Although funding for infrastructure revitalization is now relatively abundant through the Bipartisan Infrastructure Law, Lewis-Patrick believes issues will persist. Governments have spent decades neglecting water systems in Black communities, so making funds available now won’t quickly reverse the situation, she argues.
In addition to monetary assistance, a conscious effort must be made to ensure training and job support are available to communities of color to operate the infrastructure upgrades. In Jackson, for example, the city has been criticized and is being investigated for failing to hire and train the new water operations staff needed to correct its old and outdated systems.
“We have to talk about that it’s not just about an urban fix, but it’s also about making sure that we’re reaching out to rural communities, giving them tech support and the undergirding they need to take advantage of those dollars,” Lewis-Patrick said.
Long-term problem, short-term solutions
The passage of the Bipartisan Infrastructure Law in November created hope that the infusion of federal funding would provide a long-awaited fix for the nation’s crumbling pipes, bridges, and roads. But government funding often has bypassed smaller and rural communities, said Pablo Ortiz, climate scientist with the Union of Concerned Scientists.
Because only a small number of families are affected in these communities, they are deemed “too expensive” and don’t create “a necessary pressure for the government to help,” he said.
Like Jackson, these areas suffer from poor air quality, lower tax bases, and deteriorating infrastructure, and many are hard hit by climate change, which exacerbates the water issues, Ortiz explained. The neglect has forced the communities to create piecemeal solutions in rural and impoverished regions of California’s Central Valley.
Just a few hundred miles away in Orange County, one of the wealthiest and whitest regions in the state, water systems recently received $310 million in upgrades to combat the state’s drought. The advancements will allow the county to satisfy 75% of its drinking water needs by combining water from wastewater recycling with the region’s groundwater.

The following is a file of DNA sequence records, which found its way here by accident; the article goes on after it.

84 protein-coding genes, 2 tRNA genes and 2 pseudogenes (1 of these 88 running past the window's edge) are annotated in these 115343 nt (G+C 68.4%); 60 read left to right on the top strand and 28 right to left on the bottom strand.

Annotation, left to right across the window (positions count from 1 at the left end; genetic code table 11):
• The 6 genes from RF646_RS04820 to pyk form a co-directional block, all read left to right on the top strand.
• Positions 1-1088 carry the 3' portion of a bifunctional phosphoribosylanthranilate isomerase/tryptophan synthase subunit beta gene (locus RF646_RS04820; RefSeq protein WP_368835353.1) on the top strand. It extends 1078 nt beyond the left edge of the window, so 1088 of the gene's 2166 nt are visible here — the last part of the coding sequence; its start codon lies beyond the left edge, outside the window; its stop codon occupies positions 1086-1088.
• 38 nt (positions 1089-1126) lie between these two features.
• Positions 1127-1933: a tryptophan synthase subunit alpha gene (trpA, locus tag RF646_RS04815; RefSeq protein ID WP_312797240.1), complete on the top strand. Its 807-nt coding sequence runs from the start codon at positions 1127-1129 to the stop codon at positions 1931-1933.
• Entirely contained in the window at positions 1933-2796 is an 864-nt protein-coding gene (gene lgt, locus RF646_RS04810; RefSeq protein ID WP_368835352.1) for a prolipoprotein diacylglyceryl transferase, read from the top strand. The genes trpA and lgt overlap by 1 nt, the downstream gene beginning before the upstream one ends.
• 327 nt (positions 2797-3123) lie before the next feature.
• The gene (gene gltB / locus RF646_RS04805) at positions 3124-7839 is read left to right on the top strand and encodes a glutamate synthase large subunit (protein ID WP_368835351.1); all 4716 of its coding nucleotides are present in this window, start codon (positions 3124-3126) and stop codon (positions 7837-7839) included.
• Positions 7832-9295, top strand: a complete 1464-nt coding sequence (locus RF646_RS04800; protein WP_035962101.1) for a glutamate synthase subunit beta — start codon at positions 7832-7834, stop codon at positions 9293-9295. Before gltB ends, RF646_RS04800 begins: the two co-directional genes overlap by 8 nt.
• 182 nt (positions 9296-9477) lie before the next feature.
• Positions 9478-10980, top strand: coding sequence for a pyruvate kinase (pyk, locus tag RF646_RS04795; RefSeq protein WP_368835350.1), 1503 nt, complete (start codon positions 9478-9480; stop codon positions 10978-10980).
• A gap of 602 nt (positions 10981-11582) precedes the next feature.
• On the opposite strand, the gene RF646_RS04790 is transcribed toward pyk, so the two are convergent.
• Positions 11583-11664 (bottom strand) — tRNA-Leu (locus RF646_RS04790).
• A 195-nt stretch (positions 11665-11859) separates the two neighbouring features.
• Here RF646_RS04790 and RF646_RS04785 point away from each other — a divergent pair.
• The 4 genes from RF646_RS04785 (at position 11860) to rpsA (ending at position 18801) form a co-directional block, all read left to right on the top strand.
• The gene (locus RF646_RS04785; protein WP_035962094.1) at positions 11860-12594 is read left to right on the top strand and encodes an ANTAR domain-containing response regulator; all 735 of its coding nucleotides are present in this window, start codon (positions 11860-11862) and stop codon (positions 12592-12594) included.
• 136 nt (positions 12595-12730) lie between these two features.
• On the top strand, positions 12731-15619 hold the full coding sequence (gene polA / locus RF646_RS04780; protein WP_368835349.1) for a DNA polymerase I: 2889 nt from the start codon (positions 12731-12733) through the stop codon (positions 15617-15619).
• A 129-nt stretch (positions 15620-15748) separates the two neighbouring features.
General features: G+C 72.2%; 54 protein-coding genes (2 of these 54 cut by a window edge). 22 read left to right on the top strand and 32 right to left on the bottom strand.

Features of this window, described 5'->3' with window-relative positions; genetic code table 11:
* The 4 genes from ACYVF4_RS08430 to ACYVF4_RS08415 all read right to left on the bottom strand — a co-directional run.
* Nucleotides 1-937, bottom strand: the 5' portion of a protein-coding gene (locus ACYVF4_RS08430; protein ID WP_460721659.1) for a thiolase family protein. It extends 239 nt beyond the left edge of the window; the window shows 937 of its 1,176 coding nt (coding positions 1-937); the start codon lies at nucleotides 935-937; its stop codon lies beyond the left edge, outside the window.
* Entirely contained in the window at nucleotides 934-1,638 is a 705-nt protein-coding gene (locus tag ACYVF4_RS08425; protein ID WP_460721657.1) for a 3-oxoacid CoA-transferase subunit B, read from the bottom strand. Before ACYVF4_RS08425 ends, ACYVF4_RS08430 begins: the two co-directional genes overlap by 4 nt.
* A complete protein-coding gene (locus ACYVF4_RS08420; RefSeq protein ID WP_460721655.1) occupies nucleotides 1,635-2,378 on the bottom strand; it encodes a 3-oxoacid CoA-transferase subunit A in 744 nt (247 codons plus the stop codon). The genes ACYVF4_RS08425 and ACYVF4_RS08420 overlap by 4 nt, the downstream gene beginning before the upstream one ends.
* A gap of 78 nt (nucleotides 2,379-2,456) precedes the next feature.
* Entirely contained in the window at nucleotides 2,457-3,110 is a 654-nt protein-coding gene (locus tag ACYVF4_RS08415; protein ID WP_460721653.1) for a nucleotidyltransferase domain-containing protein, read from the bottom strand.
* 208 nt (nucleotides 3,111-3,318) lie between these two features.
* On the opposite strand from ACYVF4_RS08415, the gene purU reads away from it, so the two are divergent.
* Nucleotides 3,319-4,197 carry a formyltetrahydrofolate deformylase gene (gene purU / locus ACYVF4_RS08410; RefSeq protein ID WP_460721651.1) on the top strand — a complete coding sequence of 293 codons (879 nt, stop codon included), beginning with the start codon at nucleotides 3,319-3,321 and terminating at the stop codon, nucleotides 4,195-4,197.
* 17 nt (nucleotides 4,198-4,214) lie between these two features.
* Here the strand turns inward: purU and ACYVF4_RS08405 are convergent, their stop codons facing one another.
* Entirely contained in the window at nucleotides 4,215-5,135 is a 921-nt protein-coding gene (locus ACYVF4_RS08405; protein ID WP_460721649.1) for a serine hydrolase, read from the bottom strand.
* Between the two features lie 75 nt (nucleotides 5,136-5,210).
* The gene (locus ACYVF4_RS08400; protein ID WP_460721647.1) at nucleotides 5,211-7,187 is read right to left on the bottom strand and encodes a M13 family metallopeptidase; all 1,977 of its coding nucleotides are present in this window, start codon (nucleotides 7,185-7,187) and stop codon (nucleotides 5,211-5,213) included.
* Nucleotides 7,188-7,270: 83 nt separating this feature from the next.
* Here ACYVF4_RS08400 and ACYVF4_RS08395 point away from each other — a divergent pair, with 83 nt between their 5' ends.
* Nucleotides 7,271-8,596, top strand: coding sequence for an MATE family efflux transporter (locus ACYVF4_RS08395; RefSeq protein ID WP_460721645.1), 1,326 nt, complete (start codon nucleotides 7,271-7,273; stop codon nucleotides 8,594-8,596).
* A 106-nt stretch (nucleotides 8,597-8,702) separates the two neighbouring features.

Read more: Residents: Mississippi Water Crisis Is ‘Racism to the Umpteenth Degree.’
Ortiz wanted to focus on community-based solutions in the Central Valley, which has struggled with water contamination, excessive drought, and waning surface water availability for years. While working with grassroots organizations, Ortiz found grant funding to launch a pilot project installing free water infiltration systems in impacted homes. The first filter was installed in Mendota, California, a rural community that is 96% Hispanic.
To provide long-term solutions to the water woes, community organizers and government officials must work in tandem, Ortiz said. For example, the major issue of aquifer pollution from agriculture in rural places throughout California, the Midwest, and along the Mississippi River has not received much attention in the latest round of federal funding. On top of that, air pollution and contaminated water from fertilizer and pesticides still exist, he said.